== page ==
Notice: All courts will be closed on Thursday and Friday, November 23-24, 2017 in observance of Thanksgiving Day, except Municipal Court's Arraignment Court, Bail Acceptance and the filing of Emergency Protection from Abuse Petitions at the Justice Juanita Kidd Stout Center for Criminal Justice, 1301 Filbert St.
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The Court of Common Pleas: A History
The Court of Common Pleas of Philadelphia County enjoys a rich, proud and colorful history that predates the founding of the United States of America. Since its creation, the Court of Common Pleas has served as a venue for landmark legal decisions. Created in 1722 with the passage of the Judiciary Act, the Court provided the nascent colony of Pennsylvania with legislative and judicial autonomy1. Initially, the Court adjudicated and enforced the statutory and common law of England. However, subsequent Constitutional Conventions have changed the design and number of Pennsylvania's Common Pleas Courts.
The Pennsylvania Constitution of 1776 provided for the establishment of an independent Court of Common Pleas in each of the state's counties2 . Later, the Pennsylvania Constitution of 1790 altered the Court's structure by placing President Judges at the head of each districts' Common Pleas Court3. The Pennsylvania Constitution of 1790 reconstituted the existing court while preserving anachronistic courts such as the courts of oyer and terminer, quarter sessions, chancery and orphans court. These courts were consolidated into the Court of Common Pleas by the Pennsylvania Constitution of 1874. However, the Pennsylvania Constitution of 1968 implemented the most drastic transformation of the Court's organization in its storied history.
Prior to the Constitutional Convention of 1966-67 and the adoption of the Judiciary Article (Pa.Const. Art. V), seven different Courts of Common Pleas existed across Philadelphia. Twenty-one Common Pleas judges were divided evenly among the seven courts, with each court having its own President Judge and two Assistant Judges4. As a result of the Constitution of 1968, the Court of Common Pleas became a more powerful system characterized by a centralization of judicial authority.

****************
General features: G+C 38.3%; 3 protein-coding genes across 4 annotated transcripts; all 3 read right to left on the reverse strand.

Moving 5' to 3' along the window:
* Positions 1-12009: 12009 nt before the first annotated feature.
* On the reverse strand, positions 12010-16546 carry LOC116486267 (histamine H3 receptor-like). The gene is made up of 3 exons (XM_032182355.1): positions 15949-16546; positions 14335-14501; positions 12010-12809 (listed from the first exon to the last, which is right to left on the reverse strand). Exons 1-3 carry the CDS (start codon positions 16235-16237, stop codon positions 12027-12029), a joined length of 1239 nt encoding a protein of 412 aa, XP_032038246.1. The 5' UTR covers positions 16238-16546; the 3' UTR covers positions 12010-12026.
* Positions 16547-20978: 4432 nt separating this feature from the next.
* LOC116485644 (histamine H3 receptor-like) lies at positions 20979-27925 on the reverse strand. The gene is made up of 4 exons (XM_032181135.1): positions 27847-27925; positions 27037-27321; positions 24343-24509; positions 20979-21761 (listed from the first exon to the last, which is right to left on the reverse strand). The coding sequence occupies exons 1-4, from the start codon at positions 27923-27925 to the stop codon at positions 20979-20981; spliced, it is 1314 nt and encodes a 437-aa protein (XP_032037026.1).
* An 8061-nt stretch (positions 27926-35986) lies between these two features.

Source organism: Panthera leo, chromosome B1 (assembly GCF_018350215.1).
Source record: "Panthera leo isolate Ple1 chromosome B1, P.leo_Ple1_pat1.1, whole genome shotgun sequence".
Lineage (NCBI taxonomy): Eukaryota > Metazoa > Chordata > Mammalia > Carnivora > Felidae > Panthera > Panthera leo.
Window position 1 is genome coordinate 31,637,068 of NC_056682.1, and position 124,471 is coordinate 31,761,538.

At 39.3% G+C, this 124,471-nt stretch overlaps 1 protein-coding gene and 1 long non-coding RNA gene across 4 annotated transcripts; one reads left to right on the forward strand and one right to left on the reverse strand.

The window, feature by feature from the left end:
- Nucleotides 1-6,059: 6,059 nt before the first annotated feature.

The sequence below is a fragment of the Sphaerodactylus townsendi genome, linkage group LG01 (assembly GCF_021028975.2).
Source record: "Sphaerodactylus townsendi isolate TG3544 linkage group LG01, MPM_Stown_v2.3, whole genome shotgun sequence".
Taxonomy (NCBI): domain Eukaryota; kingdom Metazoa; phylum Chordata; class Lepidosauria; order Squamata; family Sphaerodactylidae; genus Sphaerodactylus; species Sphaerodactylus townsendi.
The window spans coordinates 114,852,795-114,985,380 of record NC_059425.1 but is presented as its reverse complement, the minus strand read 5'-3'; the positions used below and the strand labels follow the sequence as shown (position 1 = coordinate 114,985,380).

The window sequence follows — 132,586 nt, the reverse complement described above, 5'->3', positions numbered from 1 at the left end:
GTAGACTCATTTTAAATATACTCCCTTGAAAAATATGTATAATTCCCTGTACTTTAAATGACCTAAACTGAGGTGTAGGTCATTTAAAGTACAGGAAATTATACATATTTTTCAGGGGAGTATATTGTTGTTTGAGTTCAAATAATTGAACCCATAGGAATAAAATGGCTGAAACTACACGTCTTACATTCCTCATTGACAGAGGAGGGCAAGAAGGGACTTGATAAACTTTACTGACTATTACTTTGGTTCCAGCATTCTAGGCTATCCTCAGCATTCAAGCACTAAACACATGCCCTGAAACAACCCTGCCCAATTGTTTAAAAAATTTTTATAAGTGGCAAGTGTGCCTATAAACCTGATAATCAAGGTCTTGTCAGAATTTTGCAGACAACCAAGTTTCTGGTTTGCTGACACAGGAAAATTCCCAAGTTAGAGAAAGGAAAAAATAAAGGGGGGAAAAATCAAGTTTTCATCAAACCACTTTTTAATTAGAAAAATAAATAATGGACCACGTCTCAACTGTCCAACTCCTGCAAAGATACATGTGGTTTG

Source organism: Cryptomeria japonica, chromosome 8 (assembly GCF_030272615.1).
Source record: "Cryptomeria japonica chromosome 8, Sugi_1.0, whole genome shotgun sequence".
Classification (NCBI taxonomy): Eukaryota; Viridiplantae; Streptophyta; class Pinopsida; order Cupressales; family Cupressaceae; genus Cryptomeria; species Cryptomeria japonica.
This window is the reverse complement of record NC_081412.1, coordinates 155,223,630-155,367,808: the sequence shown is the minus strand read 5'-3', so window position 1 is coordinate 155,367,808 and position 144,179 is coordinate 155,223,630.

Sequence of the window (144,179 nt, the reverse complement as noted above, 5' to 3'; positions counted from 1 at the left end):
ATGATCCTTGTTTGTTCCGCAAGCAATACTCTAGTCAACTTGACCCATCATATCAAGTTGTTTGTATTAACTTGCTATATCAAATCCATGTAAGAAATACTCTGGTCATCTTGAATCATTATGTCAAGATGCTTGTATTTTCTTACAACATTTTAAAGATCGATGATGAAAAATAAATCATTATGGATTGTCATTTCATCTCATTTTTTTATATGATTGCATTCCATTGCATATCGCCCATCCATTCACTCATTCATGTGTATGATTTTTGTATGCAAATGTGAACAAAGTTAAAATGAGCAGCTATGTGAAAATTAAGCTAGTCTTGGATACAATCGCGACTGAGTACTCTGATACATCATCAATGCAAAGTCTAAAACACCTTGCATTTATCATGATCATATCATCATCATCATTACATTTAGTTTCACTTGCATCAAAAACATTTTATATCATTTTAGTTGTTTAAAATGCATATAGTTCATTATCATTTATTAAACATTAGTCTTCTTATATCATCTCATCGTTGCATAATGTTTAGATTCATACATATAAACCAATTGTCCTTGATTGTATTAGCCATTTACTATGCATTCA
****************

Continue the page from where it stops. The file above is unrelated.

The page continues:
The Constitution of 1968 consolidated the Common Pleas Courts by creating the position of President Judge. The President Judge possessed the power of assignment over all other judges. Vincent A. Carroll was nominated to serve as the Court of Common Pleas' first President Judge5. The Constitution of 1968 also established that each division of the Court of Common Pleas be presided over by an Administrative Judge. Administrative Judges are responsible for assisting the President Judge in the Court's judicial business. These Administrative Judges are elected by a majority of the judges in their divisions for terms of five years. Administrative Judge positions were created in Common Pleas Court, Orphan's Court, and Municipal Court.
The Constitution of 1968 also ushered in an era of judicial reform. Prior to the Constitution, criminal trials were assigned by trial commissioners to specific judges. Trial commissioners were frequently pressured by defense attorneys to assign their cases to judges who they believed were more likely to render favorable verdicts. The consolidation of the court system under the Constitution of 1968 reduced a propensity for impropriety within the court system6.
Throughout its history, the Philadelphia Court of Common Pleas has often served as an arena for power struggles between the city's leading politicians. Historically, judicial elections became increasingly political in the 1980s. Political parties coveted judicial positions as a means of protecting and furthering, their legislative agendas. For example, when vacancies occurred on the court before the expiration of a judge's term, political parties would attempt to exercise influence over the selection of replacement judges. During his tenure as the Governor of Pennsylvania, Bob Casey was faced with the task of filling five vacancies on the Court of Common Pleas. Gov. Casey refused to yield to political pressure from both Democrat and Republican politicians who were lobbying for their parties' desired replacements. Instead, he decided to appoint judges on merit alone. Initially, the Senate would not confirm the judges Gov. Casey selected. However, Casey persisted and eventually the judges were approved7. This event in the history of the Court of Common Pleas exemplifies the Court's steadfast attempts to preserve the judicial system against potential manipulation from outside sources.